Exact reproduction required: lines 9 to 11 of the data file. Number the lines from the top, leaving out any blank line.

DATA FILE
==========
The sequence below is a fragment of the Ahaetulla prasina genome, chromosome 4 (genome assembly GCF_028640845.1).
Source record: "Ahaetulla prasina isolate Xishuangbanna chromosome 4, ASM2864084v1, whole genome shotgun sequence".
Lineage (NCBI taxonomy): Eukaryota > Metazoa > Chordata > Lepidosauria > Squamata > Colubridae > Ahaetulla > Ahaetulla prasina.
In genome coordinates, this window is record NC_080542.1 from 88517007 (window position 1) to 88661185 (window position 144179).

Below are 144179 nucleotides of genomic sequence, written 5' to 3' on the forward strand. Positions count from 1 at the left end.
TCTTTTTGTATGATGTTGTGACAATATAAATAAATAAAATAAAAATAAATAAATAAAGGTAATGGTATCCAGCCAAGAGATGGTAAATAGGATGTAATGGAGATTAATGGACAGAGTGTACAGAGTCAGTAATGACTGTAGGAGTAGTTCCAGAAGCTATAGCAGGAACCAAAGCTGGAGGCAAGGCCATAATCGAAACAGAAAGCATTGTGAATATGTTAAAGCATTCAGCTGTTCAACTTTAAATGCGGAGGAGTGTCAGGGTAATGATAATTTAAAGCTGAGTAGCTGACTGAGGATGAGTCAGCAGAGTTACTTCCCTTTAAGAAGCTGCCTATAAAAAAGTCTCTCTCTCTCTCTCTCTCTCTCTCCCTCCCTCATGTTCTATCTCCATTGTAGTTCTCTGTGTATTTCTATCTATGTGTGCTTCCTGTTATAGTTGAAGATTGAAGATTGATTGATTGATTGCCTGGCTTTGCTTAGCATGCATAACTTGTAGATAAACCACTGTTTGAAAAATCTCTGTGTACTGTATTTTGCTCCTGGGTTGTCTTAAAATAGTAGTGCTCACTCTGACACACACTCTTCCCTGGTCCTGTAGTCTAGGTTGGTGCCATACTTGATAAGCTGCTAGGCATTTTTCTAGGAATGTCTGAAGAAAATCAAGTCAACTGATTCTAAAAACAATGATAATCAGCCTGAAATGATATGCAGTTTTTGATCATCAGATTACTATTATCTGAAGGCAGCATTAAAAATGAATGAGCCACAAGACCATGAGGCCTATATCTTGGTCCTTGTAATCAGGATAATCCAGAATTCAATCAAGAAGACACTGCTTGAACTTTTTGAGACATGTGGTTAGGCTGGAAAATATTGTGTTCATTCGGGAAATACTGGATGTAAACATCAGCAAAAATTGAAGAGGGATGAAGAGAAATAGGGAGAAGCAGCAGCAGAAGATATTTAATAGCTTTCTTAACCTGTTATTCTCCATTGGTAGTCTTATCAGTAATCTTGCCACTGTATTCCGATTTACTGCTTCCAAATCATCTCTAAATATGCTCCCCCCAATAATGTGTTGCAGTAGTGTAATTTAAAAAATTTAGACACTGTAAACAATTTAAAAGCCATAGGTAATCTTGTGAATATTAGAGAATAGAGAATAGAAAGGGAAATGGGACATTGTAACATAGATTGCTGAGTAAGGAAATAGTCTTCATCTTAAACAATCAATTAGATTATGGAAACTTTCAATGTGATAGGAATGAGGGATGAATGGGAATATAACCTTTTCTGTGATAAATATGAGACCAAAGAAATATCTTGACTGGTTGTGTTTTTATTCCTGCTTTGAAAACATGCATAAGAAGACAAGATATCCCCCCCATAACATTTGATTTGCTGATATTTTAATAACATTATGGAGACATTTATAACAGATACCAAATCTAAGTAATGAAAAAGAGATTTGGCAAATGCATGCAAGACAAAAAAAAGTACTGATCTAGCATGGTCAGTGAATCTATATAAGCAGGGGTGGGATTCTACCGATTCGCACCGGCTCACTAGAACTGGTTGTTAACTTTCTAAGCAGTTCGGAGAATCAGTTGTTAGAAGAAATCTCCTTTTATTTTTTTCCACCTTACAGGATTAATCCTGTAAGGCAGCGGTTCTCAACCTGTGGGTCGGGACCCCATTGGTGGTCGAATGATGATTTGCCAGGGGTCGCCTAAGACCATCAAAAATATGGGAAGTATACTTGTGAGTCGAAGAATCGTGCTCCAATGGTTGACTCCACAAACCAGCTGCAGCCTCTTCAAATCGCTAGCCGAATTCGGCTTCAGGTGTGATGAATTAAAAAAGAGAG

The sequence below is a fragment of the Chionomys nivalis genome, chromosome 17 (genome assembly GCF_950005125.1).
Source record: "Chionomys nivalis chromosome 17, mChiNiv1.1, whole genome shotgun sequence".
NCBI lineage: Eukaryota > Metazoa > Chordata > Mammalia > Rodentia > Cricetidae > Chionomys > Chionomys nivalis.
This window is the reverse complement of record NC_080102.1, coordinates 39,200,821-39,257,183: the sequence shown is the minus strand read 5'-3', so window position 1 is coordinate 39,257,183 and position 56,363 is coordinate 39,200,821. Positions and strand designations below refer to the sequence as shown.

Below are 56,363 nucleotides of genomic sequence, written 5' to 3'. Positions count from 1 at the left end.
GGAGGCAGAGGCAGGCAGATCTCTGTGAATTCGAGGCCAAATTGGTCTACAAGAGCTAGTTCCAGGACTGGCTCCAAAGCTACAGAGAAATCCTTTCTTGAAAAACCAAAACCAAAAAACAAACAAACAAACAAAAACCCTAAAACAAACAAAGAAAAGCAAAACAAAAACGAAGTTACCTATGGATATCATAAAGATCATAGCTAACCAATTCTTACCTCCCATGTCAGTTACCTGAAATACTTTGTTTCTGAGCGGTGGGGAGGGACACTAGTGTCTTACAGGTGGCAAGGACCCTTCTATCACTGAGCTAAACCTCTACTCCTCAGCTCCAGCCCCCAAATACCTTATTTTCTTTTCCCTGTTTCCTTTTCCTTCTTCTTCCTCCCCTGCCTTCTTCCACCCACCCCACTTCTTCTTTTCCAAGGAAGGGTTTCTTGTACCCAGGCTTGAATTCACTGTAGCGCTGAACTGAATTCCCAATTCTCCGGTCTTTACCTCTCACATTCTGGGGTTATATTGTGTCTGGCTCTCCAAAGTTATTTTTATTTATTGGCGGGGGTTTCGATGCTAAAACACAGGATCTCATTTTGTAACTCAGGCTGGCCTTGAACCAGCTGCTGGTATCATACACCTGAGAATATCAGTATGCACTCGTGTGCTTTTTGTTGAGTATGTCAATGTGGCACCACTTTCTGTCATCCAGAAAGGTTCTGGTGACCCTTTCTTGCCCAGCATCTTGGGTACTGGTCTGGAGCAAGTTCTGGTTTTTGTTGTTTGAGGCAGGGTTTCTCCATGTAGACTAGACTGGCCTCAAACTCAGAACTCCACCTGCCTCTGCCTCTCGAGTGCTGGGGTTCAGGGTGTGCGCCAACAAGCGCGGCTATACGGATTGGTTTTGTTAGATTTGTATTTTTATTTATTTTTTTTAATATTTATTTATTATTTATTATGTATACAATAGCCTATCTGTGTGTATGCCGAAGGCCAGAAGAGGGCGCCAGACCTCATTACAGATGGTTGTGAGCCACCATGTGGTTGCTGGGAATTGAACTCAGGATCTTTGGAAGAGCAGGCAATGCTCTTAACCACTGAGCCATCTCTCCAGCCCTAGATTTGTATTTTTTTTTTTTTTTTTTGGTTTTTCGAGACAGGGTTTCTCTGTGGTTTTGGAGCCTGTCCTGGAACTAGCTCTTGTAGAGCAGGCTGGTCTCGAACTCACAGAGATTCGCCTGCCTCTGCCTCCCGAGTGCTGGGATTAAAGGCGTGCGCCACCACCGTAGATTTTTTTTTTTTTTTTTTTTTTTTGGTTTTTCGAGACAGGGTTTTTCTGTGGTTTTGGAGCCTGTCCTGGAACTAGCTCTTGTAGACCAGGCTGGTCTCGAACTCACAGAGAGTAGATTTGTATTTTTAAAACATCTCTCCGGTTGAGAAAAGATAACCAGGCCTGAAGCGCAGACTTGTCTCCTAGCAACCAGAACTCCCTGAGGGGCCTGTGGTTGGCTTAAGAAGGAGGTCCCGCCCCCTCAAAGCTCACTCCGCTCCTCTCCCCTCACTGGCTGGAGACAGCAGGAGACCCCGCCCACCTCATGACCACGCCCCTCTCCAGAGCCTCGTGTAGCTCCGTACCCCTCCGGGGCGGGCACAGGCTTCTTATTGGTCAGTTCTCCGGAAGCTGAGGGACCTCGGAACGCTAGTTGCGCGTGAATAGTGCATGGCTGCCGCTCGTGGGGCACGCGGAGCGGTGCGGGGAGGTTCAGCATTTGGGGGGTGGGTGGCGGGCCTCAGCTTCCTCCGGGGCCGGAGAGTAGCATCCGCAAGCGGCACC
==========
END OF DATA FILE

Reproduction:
NCBI lineage: Eukaryota > Metazoa > Chordata > Mammalia > Rodentia > Cricetidae > Chionomys > Chionomys nivalis.
This window is the reverse complement of record NC_080102.1, coordinates 39,200,821-39,257,183: the sequence shown is the minus strand read 5'-3', so window position 1 is coordinate 39,257,183 and position 56,363 is coordinate 39,200,821. Positions and strand designations below refer to the sequence as shown.

Below are 56,363 nucleotides of genomic sequence, written 5' to 3'. Positions count from 1 at the left end.